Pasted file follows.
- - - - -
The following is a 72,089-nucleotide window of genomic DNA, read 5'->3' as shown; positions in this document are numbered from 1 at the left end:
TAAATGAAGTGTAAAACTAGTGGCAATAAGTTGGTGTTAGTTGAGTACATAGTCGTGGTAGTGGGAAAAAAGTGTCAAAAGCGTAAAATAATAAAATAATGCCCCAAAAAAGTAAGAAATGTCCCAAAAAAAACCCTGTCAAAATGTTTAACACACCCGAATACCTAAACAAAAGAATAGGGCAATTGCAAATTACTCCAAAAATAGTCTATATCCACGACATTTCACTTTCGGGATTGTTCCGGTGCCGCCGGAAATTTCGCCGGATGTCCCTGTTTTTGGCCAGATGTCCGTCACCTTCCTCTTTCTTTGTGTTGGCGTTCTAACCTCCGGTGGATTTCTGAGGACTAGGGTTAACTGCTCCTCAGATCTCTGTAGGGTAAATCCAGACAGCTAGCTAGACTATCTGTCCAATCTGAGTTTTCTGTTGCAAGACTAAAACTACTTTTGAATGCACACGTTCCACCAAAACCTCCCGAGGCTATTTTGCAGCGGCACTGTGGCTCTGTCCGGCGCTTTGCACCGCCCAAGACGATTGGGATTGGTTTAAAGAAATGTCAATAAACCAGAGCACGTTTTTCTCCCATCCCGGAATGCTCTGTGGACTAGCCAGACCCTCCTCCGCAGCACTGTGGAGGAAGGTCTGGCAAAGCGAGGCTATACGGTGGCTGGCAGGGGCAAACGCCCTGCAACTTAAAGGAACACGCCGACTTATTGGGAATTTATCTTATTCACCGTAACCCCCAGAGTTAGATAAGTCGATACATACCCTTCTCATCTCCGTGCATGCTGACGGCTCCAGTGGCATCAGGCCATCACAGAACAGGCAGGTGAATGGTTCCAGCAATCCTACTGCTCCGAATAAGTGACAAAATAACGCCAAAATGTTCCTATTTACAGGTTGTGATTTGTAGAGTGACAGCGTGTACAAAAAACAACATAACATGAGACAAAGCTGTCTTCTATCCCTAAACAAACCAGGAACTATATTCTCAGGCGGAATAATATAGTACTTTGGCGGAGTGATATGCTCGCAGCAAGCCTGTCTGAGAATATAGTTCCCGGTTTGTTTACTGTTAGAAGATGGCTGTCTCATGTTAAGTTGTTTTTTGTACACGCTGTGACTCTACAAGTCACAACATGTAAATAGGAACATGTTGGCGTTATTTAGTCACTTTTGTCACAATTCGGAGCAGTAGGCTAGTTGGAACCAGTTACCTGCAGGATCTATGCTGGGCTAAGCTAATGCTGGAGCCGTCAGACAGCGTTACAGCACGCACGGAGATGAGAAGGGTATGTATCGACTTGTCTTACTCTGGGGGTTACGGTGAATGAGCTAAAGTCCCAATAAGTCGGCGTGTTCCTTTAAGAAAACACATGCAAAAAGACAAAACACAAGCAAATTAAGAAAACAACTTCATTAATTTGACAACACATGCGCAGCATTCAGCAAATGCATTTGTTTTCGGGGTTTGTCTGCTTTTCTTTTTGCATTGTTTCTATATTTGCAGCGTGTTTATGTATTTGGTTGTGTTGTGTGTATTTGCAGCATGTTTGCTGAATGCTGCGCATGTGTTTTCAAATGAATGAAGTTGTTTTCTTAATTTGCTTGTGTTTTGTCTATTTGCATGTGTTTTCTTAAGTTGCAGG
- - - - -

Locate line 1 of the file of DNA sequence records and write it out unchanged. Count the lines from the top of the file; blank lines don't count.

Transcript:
The following is a 72,089-nucleotide window of genomic DNA, read 5'->3' as shown; positions in this document are numbered from 1 at the left end: